Becoming an Exercise Physiologist: Job Description & Salary Info

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Learn about an exercise physiologist's job duties, salary and education requirements. Get straight talk about the pros and cons of an exercise physiology career.
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Pros and Cons of Becoming an Exercise Physiologist

If you think you'd enjoy helping people achieve their health and fitness goals, exercise physiology may be the career for you. Read on to learn about the pros and cons of this career and decide whether exercise physiology is the right field for you.

Pros of an Exercise Physiology Career
Help people recover from injury and improve their overall health*
Choose from a variety of work settings (hospitals, corporations, athletic teams, etc.)*
Potential for job flexibility (part time hours and flexible schedules are available)*
Learn skills that can be invaluable in your personal life (CPR, fitness, nutrition, etc.)*

Cons of an Exercise Physiology Career
Career preparation may take 4-7 years beyond high school, since a bachelor's degree is usually required and a master's degree is preferred*
Working evenings and weekends may be required*
May have to deal with medical emergencies that arise while patients are exercising*
Most jobs require employees to earn and maintain lifesaving certifications*

Source: *U.S. Bureau of Labor Statistics, **Salary.com.

Essential Career Info

Job Description and Duties

As an exercise physiologist, you'll use your technical expertise to develop exercise regimens that help people improve their health. According to the U.S. Bureau of Labor Statistics (BLS), exercise physiologists are trained to conduct fitness and health assessments that measure cardiovascular and lung function, body fat percentage, glucose tolerance and cholesterol levels. They use the results of these tests to prescribe individualized exercise plans that may include walking on a treadmill or riding a stationary bike.

Exercise physiologists may also demonstrate proper exercise techniques, supervise patients as they exercise and teach courses about diet and exercise. Physiologists who work with athletes typically help them optimize their training by monitoring their heart rates and ensuring proper hydration and nutrition. Some exercise physiologists are also responsible for the training and evaluation of group exercise instructors.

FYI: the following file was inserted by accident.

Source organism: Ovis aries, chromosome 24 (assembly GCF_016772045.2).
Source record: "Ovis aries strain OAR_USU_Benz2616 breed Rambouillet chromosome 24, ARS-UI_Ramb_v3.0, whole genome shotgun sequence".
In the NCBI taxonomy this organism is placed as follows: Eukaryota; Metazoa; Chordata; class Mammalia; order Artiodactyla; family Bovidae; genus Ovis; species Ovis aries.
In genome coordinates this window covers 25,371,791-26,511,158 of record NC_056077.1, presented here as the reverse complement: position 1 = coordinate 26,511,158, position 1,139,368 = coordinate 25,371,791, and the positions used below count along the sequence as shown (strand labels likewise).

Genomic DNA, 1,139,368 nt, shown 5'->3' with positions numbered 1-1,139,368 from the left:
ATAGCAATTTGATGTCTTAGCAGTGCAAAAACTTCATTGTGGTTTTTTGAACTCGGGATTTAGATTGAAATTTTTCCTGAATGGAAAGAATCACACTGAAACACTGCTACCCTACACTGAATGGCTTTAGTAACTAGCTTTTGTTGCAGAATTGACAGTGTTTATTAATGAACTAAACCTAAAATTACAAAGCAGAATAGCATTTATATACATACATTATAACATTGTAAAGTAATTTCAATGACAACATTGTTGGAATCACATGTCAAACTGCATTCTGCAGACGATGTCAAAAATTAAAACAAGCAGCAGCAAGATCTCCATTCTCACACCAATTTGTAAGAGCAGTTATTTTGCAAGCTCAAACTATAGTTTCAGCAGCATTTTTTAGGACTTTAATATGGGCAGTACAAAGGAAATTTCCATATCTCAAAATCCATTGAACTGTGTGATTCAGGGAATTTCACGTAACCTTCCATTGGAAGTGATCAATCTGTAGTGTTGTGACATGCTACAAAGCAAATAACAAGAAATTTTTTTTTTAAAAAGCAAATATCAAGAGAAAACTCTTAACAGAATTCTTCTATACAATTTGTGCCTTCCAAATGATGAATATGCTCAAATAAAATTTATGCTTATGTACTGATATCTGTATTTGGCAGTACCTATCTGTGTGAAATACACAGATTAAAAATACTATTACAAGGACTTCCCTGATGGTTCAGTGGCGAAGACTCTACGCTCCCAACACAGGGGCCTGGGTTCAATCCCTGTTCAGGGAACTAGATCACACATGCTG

Career Options

Exercise physiologists may choose to work in clinical settings, such as hospitals, with patients who have ailments like heart disease, arthritis or emphysema. According to a 2010 survey by the Clinical Exercise Physiology Association (CEPA), 82% of clinical exercise physiologists spend the majority of their time working with cardiac patients. Helping patients regain their health can be rewarding, but working with high-risk patients is also challenging. Clinical exercise physiologists must monitor their patients closely and be prepared to intervene if a medical emergency occurs.

If you'd prefer to work with individuals who have moderate to high fitness levels, there are several other options in this field. Exercise physiologists can work in health clubs or corporate wellness programs, where they help clients or employees stay fit. Some exercise physiologists also work with athletes to help them prepare for competition.

Salary Info

According to Salary.com, the lowest-paid ten percent of exercise physiologists who were surveyed earned less than $37,000, while the highest-paid ten percent reported earning over $63,000 in 2015. This same survey reported a median annual salary of just under $49,000 for all exercise physiologists.

Exercise Physiology Job Requirements

Education, Certification and Licensure

The BLS reports that a bachelor's degree in a related field, like exercise science, is usually the minimum education requirement for jobs in exercise physiology. However, many employers prefer candidates who hold a master's degree. Most states do not require exercise physiologists to be licensed, but a few have current or pending legislation regarding licensure for this profession.